"The other reason for the timing of a traditional coming-of-age ritual is biological. In our early teens, weird things happen to our bodies. Hair appears where there wasn't any. Voices deepen. Breasts develop. Girls menstruate. Boys ejaculate. This isn't the body we were born into, and we're scared, excited, thrilled. If bodies can change, then everything can change. Nothing is fixed. Panic, curiosity, bewilderment set in. Just as it seems that everything is coming undone, we participate in a rite, an initiation, that honors who we've been, recognizes what we are, and tells us who we just might be.

"The elaborate theater of a rite of passage constructs a spiritual shelter, a refuge to protect us in bad times and bless us in good. But we can't be too sure about this. As the Indian grandfather says in Little Big Man, 'Sometimes the magic works; sometimes it doesn't.' When it works, it grabs us by the lapels, forcing us to pay attention. Then we have an urge, a curiosity to see the invisible, to touch the untouchable: to know that there is more to 'us' than us. One of Jean Cocteau's nieces had this same instinct. When asked if she wanted to see the new brother an angel had just delivered, she said, 'No! I want to see the angel.'

"When we do see the angel — when an initiation really works — it can unsettle us even as it reassures us. As we separate from one role, we move along to another, stepping into a new and, for us, unexplored terrain. We learn — possibly even understand — arcane, esoteric stuff: the secret names of ancestors or deities or the mythical history of our tribe or barely pronounceable incantations and hardly understood creeds.

"And when it doesn't work, we get peeved and we can't figure out why. This is working for everyone else, we might think, so why not for us? A Baptist woman, years after her minister asked, 'Do you love Jesus and want to follow him?' realized that 'They might just as well have asked me if I loved Panky [her stuffed panda]. It would have meant the same thing to me.' If they're going to ask you deep theological questions — well, 'deep' for a twelve year old — then they had darn well better explain them to you beforehand.

"There's a reason that every culture and faith has these ceremonies: we demand pauses and breathers along the arc of our lives. Without them, life would be a blur, a shapeless, endless stream of time and energy. These ceremonies provide the lulls, the repose, the time out, if you will, to consider where we're going and why; and where we've come from and why; and what the rhythm of life is and why. As the hurdy-gurdy of life accelerates in our ever more 'modern' age, it's a relief to be thrown back — at least momentarily — on the steadier rock where time slows down to a sweet, lovely crawl and we are almost palpably certain that we are not alone, that countess generations before us have said the same prayers and been blessed in the same way, as will countless generations after us. The brilliance of these ceremonies is how well they connect us to an almost infinite DNA of time and space. They are our antennae outward, inward, and God-ward.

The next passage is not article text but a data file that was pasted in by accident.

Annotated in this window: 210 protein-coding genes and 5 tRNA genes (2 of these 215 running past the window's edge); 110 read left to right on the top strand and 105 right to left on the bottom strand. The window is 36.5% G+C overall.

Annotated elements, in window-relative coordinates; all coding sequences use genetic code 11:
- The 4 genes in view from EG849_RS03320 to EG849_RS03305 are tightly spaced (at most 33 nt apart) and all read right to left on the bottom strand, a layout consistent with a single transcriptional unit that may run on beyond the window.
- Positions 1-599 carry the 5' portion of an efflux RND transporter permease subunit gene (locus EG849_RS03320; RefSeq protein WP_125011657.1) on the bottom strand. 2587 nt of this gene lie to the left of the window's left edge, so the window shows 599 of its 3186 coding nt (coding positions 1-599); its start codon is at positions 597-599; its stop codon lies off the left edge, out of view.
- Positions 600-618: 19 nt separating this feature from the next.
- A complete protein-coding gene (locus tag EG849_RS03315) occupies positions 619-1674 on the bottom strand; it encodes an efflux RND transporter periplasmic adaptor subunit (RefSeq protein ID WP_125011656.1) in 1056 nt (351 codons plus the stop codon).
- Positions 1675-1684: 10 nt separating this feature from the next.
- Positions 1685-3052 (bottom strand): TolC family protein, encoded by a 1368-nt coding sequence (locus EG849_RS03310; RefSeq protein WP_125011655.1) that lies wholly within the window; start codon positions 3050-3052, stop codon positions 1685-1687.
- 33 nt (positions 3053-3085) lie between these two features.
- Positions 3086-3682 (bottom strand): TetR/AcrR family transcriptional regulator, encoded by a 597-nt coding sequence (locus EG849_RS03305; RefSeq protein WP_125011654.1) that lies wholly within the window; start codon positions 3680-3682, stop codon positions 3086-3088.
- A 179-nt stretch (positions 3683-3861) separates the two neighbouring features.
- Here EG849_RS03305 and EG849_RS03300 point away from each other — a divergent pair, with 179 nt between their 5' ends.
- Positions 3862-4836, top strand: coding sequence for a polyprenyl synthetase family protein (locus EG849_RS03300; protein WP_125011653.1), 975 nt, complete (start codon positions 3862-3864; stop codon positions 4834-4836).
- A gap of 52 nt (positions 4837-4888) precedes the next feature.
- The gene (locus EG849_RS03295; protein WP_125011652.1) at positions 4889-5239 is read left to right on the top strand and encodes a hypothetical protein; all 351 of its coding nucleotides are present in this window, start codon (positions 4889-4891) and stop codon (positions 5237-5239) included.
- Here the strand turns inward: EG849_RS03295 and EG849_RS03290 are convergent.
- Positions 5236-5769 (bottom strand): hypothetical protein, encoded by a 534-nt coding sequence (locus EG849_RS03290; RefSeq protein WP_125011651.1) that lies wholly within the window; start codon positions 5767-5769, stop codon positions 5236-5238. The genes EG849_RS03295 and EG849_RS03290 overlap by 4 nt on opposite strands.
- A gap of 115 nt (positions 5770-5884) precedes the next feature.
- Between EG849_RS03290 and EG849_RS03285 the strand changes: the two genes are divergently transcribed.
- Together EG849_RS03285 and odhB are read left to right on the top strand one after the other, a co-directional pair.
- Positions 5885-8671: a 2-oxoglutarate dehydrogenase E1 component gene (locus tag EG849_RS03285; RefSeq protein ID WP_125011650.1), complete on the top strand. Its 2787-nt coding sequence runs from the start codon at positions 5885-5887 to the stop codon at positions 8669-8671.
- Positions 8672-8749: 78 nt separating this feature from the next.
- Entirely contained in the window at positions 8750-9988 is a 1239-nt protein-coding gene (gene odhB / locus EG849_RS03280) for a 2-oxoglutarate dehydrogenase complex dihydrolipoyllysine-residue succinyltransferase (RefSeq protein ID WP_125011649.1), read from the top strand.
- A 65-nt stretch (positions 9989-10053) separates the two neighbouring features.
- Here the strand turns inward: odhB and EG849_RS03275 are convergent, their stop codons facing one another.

"It's tempting to mistake these coming-of-age events for transformations, instant at otherwise. They're not. They can teach us and they can inspire us. (They can also bore the hell out of us.) What really matters is not how they instantaneously transfigure us — a specious claim, anyway — but what they're asking: 'Who are you?' 'Where are you?' These questions, says the Jewish philosopher Martin Buber, are 'the beginning of the way. . . . We can let God in only where we really stand, where we live, where we live a true life. If we maintain holy discourse with the little world entrusted to us, . . . then we are establishing, in this our place, the Divine Presence.'

"Without a way — a Muslim way, a Christian way, a Jewish way, a Hindu way, a Buddhist way — there's a chance that we will lose our way. These rituals are the maps to ourselves: they are an atlas of our soul. They introduce us to a Presence, and they introduce us to our self."